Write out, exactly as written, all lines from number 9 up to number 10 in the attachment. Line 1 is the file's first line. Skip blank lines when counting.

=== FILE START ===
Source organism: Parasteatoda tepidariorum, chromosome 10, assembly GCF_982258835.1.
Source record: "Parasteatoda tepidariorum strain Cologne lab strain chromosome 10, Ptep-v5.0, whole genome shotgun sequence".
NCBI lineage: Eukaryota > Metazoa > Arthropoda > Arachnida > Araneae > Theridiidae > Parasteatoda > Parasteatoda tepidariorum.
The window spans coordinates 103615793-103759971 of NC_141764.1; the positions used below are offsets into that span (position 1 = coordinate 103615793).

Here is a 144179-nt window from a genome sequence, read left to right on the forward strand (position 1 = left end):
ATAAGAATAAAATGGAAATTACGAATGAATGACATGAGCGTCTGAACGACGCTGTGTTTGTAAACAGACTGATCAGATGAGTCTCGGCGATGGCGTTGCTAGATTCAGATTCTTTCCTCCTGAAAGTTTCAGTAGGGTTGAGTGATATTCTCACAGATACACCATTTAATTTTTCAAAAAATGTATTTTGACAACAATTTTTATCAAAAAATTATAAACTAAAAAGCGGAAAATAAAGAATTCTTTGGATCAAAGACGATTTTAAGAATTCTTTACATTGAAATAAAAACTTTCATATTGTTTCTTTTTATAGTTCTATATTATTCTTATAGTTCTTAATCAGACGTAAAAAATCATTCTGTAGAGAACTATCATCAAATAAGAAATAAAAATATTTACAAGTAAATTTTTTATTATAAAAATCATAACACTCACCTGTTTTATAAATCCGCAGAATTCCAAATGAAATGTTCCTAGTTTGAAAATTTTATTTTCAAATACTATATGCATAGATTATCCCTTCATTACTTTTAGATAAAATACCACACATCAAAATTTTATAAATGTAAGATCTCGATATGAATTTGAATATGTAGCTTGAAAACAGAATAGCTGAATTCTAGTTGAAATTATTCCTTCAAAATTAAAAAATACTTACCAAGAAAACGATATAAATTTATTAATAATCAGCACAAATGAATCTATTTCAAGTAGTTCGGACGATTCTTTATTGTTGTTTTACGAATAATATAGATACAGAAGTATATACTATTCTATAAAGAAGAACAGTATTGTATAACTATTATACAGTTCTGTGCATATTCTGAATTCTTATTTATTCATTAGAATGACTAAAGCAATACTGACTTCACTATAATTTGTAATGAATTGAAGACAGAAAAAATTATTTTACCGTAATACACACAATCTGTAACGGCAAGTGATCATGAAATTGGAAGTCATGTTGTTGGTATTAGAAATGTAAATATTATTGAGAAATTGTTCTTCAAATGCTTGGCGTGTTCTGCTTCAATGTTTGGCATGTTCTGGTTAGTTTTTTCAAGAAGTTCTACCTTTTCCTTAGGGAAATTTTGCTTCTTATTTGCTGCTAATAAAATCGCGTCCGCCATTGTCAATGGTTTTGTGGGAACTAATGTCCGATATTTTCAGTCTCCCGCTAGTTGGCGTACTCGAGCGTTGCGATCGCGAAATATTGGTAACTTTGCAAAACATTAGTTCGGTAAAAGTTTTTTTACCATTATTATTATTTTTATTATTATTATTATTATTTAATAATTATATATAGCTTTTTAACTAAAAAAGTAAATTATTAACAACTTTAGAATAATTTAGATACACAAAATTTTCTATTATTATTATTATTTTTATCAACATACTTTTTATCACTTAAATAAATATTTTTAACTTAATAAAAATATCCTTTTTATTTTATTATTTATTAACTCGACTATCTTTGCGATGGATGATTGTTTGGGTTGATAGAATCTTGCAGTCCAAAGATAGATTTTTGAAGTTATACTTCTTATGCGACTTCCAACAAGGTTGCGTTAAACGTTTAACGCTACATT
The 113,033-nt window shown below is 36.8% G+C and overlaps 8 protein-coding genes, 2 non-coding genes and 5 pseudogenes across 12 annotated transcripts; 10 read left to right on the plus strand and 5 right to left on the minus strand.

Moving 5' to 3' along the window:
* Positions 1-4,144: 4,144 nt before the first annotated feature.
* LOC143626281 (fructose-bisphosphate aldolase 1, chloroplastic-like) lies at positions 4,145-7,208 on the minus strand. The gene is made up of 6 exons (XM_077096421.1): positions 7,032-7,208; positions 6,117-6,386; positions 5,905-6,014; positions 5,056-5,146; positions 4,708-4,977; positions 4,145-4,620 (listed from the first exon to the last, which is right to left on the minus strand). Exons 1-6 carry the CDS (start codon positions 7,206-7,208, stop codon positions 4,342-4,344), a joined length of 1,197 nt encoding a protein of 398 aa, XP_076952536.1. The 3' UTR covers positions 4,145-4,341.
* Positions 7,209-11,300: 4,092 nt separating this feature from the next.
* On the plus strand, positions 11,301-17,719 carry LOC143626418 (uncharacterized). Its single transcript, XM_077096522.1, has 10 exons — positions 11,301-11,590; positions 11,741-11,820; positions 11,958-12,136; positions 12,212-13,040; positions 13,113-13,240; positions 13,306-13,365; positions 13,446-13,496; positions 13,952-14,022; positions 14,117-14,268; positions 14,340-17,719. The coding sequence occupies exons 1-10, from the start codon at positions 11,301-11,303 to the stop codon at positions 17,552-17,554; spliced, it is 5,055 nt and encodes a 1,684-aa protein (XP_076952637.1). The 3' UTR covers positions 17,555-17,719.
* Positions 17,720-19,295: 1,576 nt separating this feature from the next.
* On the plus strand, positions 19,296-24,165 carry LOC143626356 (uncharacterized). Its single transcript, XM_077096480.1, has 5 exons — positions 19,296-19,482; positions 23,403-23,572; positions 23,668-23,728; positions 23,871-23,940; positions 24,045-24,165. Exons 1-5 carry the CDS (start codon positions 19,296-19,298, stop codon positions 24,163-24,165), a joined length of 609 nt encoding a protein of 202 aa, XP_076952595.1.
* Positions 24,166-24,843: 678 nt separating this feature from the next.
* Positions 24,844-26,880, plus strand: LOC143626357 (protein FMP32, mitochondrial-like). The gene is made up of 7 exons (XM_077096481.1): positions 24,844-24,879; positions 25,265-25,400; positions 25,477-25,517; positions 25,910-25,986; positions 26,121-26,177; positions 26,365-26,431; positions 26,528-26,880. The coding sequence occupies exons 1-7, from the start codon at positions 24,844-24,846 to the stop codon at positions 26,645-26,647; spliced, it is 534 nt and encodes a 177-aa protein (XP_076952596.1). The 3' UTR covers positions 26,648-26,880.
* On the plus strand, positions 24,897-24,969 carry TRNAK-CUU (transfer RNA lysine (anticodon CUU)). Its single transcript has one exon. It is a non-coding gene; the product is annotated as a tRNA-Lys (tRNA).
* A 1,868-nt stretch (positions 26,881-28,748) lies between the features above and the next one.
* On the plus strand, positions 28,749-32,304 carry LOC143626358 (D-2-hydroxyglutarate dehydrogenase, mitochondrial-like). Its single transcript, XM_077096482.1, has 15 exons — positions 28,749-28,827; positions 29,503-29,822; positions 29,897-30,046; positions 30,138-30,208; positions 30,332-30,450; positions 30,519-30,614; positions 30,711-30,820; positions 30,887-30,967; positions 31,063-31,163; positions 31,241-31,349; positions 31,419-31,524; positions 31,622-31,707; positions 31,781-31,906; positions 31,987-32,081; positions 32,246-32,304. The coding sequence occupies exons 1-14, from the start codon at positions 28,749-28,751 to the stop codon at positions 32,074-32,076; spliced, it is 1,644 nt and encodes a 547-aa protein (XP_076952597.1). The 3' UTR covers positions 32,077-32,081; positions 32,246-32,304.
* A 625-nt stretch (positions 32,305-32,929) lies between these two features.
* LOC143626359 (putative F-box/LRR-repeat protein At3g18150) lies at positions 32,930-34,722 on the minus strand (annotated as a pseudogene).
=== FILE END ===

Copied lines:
* Positions 1-4,144: 4,144 nt before the first annotated feature.
* LOC143626281 (fructose-bisphosphate aldolase 1, chloroplastic-like) lies at positions 4,145-7,208 on the minus strand. The gene is made up of 6 exons (XM_077096421.1): positions 7,032-7,208; positions 6,117-6,386; positions 5,905-6,014; positions 5,056-5,146; positions 4,708-4,977; positions 4,145-4,620 (listed from the first exon to the last, which is right to left on the minus strand). Exons 1-6 carry the CDS (start codon positions 7,206-7,208, stop codon positions 4,342-4,344), a joined length of 1,197 nt encoding a protein of 398 aa, XP_076952536.1. The 3' UTR covers positions 4,145-4,341.